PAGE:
Crunching fantasy football numbers to become big business
Big data firms looking to help fans of fantasy football as Premier League launches ‘pay to play’ model
Romelu Lukaku (right) during his loan spell from Chelsea to West Bromwich Albion’s last season
It’s not often that several million people will be concerned over whether Chelsea’s Romelu Lukaku starts a match against Hull City.
However, as the first week of the Premier League season arrives – and with it the dawn of a new fantasy football year – Lukaku’s relatively low fantasy league price (£8 million), married to having a “double game week” due to a midweek fixture with Aston Villa, means many will agonise over whether he will usurp the misfiring Fernando Torres at centre forward.
Fantasy sports is a “billion dollar industry” in the US thanks to more than two decades of fantasy baseball, NFL and NBA games, with this side of the world slowly catching up on the idea.
New England-based Soccermetrics chief executive, Howard Hamilton, says the decision by the official Premier League fantasy game to launch a “pay to play” format this season means a number of data analytics companies may now see fantasy football leagues as a “viable route to make money”.
Soccermetrics itself specialises in creating algorithms and software to build products such as “player prospect reports” where data is collected on player performance from leagues around the world in order to judge the current and potential worth of each player, with Premier League clubs among its clients.
“We view fantasy sports as a testing ground for some of the algorithms and approaches we want to implement,” says Stanford graduate Hamilton. To create a predictive model which helps fantasy players’ view how their team will perform over a season is difficult though, he adds, due to a lack of access to the “right data”.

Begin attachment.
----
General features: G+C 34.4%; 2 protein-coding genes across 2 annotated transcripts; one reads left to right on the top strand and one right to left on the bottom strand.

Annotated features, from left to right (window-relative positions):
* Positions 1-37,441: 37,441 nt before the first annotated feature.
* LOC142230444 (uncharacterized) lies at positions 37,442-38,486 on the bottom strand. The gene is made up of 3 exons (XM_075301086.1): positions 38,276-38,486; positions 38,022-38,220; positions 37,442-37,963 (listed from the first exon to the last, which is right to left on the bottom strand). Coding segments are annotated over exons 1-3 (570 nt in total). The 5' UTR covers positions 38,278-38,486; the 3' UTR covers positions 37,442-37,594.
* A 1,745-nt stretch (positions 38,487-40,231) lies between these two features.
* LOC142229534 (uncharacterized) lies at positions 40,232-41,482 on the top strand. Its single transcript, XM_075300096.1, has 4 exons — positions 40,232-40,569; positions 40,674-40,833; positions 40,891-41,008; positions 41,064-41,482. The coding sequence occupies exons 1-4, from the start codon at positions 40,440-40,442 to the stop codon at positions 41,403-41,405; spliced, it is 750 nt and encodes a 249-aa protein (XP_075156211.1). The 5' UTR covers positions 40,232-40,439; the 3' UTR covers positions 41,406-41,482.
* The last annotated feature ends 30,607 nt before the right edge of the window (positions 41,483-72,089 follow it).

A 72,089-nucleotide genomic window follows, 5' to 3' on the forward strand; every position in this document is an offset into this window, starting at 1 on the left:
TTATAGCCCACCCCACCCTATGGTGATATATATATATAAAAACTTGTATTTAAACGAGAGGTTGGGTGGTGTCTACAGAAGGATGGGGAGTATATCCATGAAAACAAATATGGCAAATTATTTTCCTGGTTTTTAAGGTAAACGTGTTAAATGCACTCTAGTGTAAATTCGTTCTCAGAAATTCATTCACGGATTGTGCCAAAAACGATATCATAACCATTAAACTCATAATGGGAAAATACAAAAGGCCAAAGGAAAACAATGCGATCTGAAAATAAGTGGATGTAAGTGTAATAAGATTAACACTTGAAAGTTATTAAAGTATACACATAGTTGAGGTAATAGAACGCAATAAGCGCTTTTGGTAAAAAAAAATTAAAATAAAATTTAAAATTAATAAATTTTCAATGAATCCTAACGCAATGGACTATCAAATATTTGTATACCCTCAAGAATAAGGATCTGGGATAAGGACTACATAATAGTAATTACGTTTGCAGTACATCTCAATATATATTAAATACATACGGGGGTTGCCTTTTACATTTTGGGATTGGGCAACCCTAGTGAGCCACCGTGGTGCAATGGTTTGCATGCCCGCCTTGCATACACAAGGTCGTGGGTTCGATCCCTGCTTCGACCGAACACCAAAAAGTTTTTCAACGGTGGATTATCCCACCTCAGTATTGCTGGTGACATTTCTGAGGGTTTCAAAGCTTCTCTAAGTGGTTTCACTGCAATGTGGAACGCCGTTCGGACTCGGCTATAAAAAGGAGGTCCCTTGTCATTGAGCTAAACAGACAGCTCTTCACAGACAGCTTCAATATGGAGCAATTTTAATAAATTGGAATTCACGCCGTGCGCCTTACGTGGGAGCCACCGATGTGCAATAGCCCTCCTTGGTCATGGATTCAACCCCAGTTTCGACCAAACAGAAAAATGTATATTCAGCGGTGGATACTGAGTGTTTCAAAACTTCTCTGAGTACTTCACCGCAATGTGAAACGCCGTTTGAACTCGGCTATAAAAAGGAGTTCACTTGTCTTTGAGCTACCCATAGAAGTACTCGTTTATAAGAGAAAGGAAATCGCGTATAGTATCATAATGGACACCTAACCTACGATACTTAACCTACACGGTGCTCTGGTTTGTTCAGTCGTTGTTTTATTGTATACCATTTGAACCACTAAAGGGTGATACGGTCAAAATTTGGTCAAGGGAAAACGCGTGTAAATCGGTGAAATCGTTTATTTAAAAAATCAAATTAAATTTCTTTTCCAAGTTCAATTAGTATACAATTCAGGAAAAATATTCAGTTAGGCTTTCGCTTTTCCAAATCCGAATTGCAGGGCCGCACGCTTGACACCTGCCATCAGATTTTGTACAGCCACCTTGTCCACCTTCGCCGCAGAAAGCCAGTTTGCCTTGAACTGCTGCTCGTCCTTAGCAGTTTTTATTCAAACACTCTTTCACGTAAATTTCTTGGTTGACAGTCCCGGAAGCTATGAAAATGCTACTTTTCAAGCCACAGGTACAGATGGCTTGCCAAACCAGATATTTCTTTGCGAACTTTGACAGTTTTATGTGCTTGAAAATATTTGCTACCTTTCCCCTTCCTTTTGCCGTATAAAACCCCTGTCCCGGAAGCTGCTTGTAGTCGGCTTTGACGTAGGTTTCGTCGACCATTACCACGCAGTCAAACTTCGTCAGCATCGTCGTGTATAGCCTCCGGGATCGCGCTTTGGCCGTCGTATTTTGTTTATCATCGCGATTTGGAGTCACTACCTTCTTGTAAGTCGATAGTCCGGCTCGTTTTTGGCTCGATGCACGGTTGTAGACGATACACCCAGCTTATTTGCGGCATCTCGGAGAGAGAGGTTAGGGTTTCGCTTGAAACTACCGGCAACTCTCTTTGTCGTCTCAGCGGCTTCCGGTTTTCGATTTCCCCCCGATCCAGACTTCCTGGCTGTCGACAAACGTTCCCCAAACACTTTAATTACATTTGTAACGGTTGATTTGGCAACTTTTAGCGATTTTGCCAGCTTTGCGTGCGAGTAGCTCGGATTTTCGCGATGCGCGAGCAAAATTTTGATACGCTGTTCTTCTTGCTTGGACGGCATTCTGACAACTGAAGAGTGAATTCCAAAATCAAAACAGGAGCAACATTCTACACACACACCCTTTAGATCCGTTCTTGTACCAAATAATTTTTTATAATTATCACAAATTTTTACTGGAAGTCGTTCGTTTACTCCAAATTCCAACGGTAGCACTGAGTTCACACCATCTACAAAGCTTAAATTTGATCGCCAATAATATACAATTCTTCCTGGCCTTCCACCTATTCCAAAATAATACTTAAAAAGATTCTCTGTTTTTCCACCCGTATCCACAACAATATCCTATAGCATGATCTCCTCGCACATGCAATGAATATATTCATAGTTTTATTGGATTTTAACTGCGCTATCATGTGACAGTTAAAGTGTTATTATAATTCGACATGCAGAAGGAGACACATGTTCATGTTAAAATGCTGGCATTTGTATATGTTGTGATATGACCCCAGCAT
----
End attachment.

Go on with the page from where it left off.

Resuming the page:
Founder of Wisconsin- based fantasy sports data company Rotowire, Peter Schoenke, says that “access to proprietary data is the issue” when it comes to creating a fantasy football version of the predictive analytical tools now commonplace in finance and other areas of business.
“Premier League clubs don’t usually release that data,” adds Schoenke, who notes that while American sports teams previously viewed sharing player information as being part of “a type of open-source project” they too have now become more secretive as the “power of analytics” has grown.
So without a piece of software to help you judge your best team, what’s the best way to go about spending an imaginary £100 million on 15 players for your fantasy squad?
“Believe it or not there’s a science to [fantasy football] rather than just a bunch of people sitting around a table in a pub arguing about how much Gareth Barry is worth,” says Jon Trigg, MD with Silent Manager.
A UK group which has spent a decade building fantasy leagues across 14 sports for newspapers and major brands, the science employed by Silent Manager begins with predicting final league table positions and dividing the league into five tiers from Champions League certainties to relegation fodder.
“There’s a probability in a team’s performance and that influences each player’s rating,” says Trigg.